Tens of thousands of students across the country began last week by staying out of school to join a nationwide boycott, organized mostly by Latinos, to oppose federal proposals that would crack down on illegal immigration.
Almost one-quarter of school districts nationwide and nine states have invested millions of dollars in “one-to-one” laptop programs, hoping the availability of a computer for every student will improve achievement and other skills.
Math teachers from across the country, already facing enormous pressure to raise scores on high-stakes tests, should embrace other, more creative forms of assessment as a way to improve their instruction, peers at their annual meeting urged.
A federal plan for responding to a possible flu pandemic places great responsibility on local governments, including school districts, should a human-transmitted outbreak occur.
Charter school authorizers are getting “choosier” about which applications for schools they will accept and are basing decisions not to renew charters more on student-achievement issues than previously recognized, an analysis by a pro-charter organization finds.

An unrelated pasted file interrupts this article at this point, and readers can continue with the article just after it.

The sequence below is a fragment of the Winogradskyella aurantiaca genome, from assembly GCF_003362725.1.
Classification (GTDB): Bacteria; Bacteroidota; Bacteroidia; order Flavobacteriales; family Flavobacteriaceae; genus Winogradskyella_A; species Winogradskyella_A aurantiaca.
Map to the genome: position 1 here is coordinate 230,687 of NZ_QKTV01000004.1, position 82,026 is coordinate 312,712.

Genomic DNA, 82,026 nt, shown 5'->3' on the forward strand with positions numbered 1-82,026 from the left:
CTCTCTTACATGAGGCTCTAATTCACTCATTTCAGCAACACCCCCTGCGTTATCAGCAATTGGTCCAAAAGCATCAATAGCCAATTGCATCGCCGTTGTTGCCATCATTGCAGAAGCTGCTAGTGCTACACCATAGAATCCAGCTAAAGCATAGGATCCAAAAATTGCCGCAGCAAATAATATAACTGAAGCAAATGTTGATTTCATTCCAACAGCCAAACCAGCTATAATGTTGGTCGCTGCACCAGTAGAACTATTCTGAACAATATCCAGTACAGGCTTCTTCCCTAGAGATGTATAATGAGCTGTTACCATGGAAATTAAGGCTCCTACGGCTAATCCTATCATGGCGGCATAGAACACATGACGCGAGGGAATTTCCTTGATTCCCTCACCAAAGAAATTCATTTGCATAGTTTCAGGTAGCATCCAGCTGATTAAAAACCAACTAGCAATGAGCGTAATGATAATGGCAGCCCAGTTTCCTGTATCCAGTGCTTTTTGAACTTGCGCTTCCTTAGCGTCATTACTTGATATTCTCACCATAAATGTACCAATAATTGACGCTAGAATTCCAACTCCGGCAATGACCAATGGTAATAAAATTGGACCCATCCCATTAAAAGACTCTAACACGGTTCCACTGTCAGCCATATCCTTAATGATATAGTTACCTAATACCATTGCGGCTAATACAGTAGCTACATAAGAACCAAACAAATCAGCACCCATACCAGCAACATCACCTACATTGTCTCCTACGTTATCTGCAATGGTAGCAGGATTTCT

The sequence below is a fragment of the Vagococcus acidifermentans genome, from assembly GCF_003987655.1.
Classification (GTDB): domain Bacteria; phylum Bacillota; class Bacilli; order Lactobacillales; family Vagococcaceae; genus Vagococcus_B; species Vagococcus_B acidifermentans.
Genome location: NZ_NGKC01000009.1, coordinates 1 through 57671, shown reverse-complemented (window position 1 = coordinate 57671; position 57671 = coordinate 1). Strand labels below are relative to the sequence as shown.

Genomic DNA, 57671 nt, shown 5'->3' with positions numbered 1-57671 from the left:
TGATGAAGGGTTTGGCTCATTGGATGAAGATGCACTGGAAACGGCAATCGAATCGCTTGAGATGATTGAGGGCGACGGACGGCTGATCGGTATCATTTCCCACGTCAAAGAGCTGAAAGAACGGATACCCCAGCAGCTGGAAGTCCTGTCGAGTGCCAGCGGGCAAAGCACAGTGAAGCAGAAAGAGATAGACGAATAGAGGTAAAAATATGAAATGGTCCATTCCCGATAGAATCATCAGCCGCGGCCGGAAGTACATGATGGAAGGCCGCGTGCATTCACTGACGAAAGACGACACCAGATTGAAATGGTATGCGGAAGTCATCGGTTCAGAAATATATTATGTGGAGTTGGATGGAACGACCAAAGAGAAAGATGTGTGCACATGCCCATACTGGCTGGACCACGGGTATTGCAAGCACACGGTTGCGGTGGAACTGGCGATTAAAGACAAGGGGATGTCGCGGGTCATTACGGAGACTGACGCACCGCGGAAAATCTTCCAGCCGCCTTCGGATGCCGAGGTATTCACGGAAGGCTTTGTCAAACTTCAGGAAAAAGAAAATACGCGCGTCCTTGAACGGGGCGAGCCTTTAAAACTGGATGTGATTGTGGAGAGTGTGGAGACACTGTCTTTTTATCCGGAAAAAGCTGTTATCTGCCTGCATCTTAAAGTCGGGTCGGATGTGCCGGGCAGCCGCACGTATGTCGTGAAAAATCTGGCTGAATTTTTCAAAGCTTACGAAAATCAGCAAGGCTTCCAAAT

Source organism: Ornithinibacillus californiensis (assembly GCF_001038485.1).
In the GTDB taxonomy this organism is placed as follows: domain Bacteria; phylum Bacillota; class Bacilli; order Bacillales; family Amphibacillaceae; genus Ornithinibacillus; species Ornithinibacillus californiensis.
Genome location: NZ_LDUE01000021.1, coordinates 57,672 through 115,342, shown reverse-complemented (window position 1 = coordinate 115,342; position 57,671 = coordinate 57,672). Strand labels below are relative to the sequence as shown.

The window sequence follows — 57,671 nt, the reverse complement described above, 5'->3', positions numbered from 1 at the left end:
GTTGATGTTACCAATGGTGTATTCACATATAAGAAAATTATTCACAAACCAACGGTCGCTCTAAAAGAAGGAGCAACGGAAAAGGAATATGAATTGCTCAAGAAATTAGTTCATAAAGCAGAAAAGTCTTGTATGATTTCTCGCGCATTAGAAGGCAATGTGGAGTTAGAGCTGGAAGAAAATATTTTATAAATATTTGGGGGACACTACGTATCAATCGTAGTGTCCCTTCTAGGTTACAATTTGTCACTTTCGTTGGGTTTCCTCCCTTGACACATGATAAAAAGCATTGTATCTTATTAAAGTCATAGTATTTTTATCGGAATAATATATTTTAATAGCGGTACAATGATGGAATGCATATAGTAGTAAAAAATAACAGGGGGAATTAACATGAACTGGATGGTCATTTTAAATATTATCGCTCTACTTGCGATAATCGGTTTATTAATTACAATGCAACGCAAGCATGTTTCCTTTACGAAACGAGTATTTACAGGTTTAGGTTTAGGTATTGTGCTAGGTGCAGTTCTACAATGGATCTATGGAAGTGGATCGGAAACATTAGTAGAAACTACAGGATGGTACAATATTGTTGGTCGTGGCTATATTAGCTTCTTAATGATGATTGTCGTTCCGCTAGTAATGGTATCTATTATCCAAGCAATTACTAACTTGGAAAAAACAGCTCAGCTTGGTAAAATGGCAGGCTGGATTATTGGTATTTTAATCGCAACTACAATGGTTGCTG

More than one-quarter of all children younger than 5 living in the world’s developing countries are underweight, a major sign of malnutrition and susceptibility to disease, a new report finds.
Facing court deadlines to fix the way they finance their public schools, lawmakers in Kansas and Texas have been wrangling over possible solutions.
Connecticut is on the verge of banning most sales of sodas and other sugary beverages in K-12 public schools as part of legislation that some observers say would create the strictest school nutrition policy adopted by any state.
Florida Gov. Jeb Bush is in a political dogfight with Democrats and members of his own party over proposals to help preserve Opportunity Scholarships and other voucher programs in the Sunshine State.
News in Brief: A State Capitals Roundup
High schools may use a variety of methods to provide a “rigorous” curriculum that would allow their low-income graduates to qualify for a new federal college-grant program, the Department of Education announced last week.